This book explores how Horace's poems construct the literary and social authority of their author. Bridging the traditional distinction between 'persona' and 'author', Ellen Oliensis considers Horace's poetry as one dimension of his 'face' - the projected self-image that is the basic currency of social interactions. She reads Horace's poems not only as works of art but also as social acts of face-saving, face-making and self-effacement. These acts are responsive, she suggests, to the pressure of several audiences: Horace shapes his poetry to promote his authority and to pay deference to his patrons while taking account of the envy of contemporaries and the judgement of posterity. Drawing on the insights of sociolinguistics, deconstruction and new historicism Dr Oliensis charts the poet's shifting strategies of authority and deference across his entire literary career.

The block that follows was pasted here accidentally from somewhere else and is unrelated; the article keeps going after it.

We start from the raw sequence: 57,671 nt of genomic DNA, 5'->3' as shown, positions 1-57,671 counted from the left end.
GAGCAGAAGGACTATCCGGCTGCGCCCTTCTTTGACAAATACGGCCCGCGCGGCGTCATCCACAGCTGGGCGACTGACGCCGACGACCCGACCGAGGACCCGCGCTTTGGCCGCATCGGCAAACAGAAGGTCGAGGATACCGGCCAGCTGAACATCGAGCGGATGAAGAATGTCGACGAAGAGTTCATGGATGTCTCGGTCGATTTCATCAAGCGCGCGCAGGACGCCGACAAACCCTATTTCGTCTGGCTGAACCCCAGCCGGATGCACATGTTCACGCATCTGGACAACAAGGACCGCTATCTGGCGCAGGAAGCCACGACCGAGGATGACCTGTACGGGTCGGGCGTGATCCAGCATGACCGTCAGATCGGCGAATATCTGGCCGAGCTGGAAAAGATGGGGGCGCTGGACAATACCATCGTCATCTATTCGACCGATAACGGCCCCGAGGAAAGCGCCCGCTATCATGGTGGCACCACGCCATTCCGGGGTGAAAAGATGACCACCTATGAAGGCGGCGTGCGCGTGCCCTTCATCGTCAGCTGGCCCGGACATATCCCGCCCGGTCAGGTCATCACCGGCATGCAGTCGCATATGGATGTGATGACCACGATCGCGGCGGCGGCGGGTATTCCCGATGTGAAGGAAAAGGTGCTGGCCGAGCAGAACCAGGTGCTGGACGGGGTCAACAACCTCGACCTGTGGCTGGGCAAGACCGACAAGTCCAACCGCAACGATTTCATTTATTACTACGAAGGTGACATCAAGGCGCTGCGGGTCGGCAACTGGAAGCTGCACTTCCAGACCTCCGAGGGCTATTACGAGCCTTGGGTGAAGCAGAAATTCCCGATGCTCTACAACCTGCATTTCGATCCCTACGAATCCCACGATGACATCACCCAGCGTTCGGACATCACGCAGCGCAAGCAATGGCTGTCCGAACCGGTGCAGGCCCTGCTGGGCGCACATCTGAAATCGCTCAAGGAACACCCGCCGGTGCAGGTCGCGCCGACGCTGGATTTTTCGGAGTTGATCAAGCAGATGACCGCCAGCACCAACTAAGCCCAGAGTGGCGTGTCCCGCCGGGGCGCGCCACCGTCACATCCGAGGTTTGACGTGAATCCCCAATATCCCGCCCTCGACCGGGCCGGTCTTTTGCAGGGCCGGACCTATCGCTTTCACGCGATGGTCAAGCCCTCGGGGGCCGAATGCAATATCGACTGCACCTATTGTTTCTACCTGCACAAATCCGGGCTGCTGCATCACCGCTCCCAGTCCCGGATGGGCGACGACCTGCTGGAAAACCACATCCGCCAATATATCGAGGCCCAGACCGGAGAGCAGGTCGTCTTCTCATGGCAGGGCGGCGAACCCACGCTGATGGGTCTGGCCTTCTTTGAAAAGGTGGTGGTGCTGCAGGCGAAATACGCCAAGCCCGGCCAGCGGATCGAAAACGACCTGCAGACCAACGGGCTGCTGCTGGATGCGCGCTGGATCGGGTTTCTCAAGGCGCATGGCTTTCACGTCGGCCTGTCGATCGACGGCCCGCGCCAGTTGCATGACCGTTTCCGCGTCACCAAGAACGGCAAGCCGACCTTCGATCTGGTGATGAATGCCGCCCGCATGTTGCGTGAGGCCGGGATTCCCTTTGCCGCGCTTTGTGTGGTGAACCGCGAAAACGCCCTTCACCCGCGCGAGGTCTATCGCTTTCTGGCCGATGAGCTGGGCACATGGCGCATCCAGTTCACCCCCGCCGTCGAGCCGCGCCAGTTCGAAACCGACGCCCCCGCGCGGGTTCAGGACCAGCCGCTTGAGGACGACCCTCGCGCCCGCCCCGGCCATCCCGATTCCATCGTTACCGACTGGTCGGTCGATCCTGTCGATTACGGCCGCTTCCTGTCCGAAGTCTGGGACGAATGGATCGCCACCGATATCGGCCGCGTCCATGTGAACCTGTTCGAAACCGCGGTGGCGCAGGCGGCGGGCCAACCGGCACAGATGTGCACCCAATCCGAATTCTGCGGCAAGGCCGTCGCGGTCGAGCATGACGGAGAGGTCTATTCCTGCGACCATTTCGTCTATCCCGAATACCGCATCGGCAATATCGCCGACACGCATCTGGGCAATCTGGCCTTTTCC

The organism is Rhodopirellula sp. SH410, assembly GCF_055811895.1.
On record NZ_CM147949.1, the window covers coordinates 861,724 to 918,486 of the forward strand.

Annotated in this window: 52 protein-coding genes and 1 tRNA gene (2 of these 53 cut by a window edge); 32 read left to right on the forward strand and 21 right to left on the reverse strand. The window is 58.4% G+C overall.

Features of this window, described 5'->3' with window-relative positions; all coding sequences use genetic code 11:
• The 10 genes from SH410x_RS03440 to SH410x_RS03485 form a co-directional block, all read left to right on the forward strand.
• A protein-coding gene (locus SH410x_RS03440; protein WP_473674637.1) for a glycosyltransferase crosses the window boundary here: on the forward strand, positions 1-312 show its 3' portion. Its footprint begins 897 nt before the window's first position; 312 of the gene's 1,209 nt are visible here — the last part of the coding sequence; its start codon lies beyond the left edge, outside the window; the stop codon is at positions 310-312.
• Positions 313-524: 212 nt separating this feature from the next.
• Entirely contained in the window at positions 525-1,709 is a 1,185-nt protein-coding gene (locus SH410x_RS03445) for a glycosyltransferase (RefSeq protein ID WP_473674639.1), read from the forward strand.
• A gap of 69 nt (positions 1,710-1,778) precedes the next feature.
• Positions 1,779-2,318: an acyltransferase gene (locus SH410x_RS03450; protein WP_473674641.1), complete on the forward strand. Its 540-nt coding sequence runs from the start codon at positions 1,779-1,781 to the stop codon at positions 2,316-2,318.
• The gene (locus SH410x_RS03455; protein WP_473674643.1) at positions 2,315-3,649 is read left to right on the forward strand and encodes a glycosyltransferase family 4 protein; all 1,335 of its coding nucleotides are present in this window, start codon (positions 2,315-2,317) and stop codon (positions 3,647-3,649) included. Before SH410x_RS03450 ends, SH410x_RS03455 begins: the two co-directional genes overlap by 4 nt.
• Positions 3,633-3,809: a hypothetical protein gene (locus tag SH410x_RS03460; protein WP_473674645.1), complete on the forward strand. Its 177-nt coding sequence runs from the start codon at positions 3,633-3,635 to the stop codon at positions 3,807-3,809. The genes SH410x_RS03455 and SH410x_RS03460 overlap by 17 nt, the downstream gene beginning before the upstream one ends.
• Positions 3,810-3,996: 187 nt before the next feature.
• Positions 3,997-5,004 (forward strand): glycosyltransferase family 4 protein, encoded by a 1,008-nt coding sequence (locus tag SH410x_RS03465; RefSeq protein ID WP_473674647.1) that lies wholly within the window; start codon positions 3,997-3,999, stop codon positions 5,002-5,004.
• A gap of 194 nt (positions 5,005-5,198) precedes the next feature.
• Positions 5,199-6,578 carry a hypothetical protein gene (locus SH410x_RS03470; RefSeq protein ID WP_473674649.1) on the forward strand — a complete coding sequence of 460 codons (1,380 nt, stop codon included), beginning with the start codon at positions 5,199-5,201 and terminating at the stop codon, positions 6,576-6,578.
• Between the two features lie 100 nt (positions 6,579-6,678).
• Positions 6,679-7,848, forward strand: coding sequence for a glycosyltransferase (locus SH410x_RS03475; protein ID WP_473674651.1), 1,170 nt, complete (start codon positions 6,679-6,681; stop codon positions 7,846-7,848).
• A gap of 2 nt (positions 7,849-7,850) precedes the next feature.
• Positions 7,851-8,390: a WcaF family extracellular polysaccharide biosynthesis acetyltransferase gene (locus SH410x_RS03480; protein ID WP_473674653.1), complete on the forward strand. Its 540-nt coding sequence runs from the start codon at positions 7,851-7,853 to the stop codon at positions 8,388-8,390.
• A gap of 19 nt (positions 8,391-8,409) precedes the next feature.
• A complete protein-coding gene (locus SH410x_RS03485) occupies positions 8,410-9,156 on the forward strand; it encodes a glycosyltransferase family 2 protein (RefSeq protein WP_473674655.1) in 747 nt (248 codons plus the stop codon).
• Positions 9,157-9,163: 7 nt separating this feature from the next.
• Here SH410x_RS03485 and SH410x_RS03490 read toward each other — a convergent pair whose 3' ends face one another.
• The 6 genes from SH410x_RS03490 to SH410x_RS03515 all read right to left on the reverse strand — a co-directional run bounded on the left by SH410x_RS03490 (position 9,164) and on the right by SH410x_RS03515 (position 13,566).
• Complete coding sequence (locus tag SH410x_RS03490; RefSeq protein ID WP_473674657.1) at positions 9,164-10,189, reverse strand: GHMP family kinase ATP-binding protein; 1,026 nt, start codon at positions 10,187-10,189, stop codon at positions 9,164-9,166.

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(228mm x 152mm x 15mm)
Cambridge University Press
Publisher: Cambridge University Press
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